Hydropower from British Columbia not eligible as renewable in California

On January 15, 2014, the California Energy Commission (CEC) adopted a report that concluded hydropower from British Columbia (BC) is not eligible as renewable in California (CA) and recommended not revising (i.e. weakening) the Renewable Portfolio Standards (RPS) hydropower regulations to allow eligibility. This effectively closes the door on a terrible idea and long process that began in 2008 for California Hydropower Reform Coalition members and BC river advocates.

Back then, word spread that the Pacific Gas and Electric Company and the BC government would try to weaken CA’s renewable hydro regulations, so that PG&E could import hydro from BC to help meet RPS requirements (legislation was about to be introduced that increased the amount of renewable energy utilities were required to provide from 20 percent to 33 percent; one of the strongest renewable energy requirements in the country).

Importing hydro from BC was a terrible idea because:

1.      Many rivers and watersheds in BC would have been irreparably damaged by hydro development, including impacts from new roads and transmission lines in undeveloped areas.

2.      CA would have imported power, but exported significant environmental impacts, which would have undermined its reputation as having the strongest environmental protection regulations in the country.

3.      The CA Public Utilities Commission had concluded that the 33 percent requirement could be met without additional out-of-state power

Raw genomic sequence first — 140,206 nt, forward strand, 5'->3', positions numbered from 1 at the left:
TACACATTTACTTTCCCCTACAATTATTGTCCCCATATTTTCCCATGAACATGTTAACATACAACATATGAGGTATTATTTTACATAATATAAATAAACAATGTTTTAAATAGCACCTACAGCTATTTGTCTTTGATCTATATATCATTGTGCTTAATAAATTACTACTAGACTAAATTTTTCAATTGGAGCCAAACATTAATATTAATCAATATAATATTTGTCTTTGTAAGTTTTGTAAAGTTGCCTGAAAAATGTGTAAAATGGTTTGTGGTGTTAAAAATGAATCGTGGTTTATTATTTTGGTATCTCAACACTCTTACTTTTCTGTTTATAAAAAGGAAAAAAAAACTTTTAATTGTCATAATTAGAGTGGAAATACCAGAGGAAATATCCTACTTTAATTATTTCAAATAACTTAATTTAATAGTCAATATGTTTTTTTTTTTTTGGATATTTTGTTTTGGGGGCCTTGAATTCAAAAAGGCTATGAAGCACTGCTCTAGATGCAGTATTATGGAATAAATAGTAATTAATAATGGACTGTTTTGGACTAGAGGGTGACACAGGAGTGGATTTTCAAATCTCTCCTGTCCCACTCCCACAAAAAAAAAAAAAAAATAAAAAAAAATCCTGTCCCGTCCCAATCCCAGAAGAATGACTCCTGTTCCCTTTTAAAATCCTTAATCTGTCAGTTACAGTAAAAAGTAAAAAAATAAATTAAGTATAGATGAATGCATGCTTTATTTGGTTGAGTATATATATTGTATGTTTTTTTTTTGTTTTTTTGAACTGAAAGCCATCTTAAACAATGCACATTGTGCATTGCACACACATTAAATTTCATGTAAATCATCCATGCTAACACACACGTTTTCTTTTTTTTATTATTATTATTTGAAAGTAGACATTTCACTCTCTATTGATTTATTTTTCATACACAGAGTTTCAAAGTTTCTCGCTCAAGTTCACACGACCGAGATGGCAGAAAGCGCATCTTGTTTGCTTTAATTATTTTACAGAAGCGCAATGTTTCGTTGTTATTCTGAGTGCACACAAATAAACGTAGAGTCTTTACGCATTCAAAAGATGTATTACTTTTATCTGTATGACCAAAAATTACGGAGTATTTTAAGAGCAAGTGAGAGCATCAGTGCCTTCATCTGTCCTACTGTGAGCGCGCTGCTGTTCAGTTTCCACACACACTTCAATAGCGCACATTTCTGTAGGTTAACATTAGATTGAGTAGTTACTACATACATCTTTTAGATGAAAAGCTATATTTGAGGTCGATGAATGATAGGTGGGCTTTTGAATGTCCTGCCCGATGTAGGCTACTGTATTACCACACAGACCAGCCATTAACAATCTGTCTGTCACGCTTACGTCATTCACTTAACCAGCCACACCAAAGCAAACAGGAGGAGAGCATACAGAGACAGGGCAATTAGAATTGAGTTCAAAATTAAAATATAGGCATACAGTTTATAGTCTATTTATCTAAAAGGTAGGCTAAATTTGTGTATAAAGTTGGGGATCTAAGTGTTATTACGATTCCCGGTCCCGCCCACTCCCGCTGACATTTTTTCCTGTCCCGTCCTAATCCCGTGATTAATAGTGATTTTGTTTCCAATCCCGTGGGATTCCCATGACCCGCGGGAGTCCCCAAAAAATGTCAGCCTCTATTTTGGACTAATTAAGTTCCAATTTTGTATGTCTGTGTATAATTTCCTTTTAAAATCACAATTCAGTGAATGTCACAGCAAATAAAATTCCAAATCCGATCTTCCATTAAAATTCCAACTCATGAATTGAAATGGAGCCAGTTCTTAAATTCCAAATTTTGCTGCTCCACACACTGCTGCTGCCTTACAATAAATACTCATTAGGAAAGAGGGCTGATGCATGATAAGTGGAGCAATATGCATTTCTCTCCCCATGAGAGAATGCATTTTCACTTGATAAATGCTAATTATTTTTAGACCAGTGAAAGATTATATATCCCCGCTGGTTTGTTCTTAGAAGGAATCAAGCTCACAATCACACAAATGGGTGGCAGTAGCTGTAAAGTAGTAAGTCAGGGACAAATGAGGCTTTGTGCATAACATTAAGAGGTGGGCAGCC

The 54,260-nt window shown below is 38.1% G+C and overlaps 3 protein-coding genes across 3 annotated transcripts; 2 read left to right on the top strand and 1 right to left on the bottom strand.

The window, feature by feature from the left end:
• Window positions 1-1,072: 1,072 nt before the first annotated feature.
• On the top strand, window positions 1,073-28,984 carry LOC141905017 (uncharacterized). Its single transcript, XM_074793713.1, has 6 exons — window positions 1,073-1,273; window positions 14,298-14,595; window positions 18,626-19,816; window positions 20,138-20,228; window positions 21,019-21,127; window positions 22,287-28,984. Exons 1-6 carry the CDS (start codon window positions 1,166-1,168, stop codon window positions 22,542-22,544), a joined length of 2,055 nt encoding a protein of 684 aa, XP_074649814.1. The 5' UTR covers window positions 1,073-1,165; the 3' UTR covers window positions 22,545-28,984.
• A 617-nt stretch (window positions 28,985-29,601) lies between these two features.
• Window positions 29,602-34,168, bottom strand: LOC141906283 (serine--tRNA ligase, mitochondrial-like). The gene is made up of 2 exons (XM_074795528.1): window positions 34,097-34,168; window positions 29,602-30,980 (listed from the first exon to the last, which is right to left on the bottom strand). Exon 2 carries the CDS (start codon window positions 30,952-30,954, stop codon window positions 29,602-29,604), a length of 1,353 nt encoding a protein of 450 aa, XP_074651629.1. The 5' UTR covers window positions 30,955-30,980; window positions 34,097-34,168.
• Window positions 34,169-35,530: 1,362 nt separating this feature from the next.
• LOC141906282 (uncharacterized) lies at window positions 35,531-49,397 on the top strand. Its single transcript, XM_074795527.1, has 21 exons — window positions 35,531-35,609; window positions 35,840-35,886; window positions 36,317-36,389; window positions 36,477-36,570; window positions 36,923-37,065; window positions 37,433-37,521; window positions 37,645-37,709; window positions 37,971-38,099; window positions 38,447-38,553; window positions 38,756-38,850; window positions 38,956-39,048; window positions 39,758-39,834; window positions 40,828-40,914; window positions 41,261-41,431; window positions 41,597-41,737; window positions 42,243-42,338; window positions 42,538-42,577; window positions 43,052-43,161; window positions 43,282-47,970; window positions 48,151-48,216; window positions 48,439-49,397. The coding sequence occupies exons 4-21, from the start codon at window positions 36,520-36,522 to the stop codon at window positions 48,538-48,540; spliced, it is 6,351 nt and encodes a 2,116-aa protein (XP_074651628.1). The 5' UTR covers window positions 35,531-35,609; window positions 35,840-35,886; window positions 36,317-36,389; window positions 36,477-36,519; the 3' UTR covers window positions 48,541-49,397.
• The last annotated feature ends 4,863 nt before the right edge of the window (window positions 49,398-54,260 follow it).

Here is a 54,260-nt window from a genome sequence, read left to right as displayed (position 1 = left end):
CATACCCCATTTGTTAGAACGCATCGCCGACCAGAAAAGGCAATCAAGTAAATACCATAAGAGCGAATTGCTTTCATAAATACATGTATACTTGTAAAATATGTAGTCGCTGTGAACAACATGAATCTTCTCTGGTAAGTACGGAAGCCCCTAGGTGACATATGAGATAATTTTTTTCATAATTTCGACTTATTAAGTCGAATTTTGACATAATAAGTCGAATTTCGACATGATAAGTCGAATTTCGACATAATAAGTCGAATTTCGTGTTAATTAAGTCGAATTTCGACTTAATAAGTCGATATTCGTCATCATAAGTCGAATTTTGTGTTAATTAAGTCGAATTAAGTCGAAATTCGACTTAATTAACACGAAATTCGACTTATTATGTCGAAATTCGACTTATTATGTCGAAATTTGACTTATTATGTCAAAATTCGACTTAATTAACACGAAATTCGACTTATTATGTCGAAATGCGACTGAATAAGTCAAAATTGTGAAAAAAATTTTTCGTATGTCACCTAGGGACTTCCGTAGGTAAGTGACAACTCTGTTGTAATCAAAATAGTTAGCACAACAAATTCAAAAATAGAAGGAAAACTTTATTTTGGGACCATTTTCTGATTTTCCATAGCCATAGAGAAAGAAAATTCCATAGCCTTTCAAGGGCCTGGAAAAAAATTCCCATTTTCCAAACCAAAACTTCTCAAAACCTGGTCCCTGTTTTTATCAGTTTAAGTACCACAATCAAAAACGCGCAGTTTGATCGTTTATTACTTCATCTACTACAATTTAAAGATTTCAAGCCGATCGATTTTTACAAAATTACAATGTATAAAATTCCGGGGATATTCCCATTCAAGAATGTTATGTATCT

4.      This attempted policy change was undertaken for two reasons: easing PG&E’s path to achieving 33 percent (they would have been the only CA beneficiary) and so private developers in BC could make millions of dollars (BC changed several laws: only private developers were allowed to develop power projects [instead of BC Hydro, the Crown Corporation], already weak environmental laws were further weakened, and the provincial government was allowed to override project decisions by local authorities).

In 2009, legislation was introduced by Senator Simitian primarily to increase the renewable energy requirement from 20 to 33 percent of utilities’ electricity output. Importing hydro from BC was a part of the discussion. Due to CHRC’s leadership in organizing opposition to the BC idea, Senator Simitian refused to include language in the bill to weaken RPS hydro regulations. CHRC members prompted hundreds of letters from people stating their opposition to weakening hydro regulations. As a condition of their support for the bill, however, PG&E, the night before the bill was to be heard, got language requiring CEC to conduct a study to determine if hydro from BC is RPS-eligible or should be.

The RPS bill was not approved in 2009 and again in 2010. By 2011, PG&E opposed the bill for other reasons. Senator Simitian, however, was nervous about the bills’ previous failures, so he refused to delete the BC study language or make changes for anything other than make or break issues. The bill was finally approved and CEC was required to do the study.  

As this was a low priority for CEC (it was clear politically that the Legislature did not support importing hydro from BC), the report process took more than two years to complete. In the end, however, the report included the desired conclusions: hydro from BC is not RPS-eligible and hydro regulations should not be revised.

The result is a significant victory. Many rivers and watersheds will not be damaged by hydro development because CA will not import hydro from BC as renewable energy.